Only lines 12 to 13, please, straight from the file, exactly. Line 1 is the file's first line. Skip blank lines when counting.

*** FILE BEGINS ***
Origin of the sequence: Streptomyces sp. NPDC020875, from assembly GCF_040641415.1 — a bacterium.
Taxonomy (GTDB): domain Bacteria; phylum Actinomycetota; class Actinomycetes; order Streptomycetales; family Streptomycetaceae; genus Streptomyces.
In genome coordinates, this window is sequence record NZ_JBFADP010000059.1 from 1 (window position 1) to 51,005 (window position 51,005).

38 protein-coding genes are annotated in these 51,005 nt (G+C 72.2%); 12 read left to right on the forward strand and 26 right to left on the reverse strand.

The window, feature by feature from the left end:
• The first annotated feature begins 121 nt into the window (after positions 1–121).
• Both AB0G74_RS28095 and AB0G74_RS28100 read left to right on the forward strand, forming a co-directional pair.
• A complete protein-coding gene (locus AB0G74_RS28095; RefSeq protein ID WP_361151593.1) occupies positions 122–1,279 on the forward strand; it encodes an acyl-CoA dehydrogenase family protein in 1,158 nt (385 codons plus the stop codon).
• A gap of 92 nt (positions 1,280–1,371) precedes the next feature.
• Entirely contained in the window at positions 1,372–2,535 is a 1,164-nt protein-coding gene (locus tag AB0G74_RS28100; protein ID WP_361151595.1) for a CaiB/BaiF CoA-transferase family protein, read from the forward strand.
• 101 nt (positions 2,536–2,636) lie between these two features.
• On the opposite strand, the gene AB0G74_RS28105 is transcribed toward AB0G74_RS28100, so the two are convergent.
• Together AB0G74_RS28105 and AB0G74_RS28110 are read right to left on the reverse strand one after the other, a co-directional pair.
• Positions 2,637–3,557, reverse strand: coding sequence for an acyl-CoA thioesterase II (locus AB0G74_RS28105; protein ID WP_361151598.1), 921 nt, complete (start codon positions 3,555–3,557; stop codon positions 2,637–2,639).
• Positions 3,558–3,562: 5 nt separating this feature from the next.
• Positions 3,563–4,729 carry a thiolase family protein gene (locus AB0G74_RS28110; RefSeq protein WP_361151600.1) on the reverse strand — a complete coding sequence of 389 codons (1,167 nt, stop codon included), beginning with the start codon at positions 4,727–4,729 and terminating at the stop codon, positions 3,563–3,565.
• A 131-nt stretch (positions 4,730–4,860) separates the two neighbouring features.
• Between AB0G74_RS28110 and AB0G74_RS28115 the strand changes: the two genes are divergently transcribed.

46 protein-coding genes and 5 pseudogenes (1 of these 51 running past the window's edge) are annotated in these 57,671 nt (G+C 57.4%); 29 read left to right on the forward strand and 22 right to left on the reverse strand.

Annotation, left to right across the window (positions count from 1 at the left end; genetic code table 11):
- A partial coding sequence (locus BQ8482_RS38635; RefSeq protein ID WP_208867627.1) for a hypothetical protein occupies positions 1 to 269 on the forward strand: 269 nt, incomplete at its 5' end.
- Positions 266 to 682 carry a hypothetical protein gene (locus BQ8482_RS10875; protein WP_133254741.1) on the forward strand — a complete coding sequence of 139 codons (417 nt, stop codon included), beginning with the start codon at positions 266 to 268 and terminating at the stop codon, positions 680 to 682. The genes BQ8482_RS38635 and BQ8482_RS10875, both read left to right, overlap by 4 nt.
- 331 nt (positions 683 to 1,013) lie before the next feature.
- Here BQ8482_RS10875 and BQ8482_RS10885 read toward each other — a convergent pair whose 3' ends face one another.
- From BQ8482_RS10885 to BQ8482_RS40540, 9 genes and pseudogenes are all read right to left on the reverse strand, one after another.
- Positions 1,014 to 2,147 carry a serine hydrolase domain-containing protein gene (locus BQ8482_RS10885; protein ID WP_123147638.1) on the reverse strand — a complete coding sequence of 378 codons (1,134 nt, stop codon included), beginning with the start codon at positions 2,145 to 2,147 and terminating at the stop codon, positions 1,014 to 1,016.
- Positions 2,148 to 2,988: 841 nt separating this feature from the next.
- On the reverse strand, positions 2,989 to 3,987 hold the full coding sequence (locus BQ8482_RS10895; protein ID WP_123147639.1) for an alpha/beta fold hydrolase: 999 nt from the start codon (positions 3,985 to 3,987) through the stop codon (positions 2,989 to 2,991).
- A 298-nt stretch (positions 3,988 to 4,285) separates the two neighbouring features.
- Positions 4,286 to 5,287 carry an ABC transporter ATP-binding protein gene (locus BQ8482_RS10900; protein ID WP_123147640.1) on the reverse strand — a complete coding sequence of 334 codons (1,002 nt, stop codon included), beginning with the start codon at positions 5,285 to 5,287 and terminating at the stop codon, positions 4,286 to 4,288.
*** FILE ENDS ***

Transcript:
• On the opposite strand, the gene AB0G74_RS28105 is transcribed toward AB0G74_RS28100, so the two are convergent.
• Together AB0G74_RS28105 and AB0G74_RS28110 are read right to left on the reverse strand one after the other, a co-directional pair.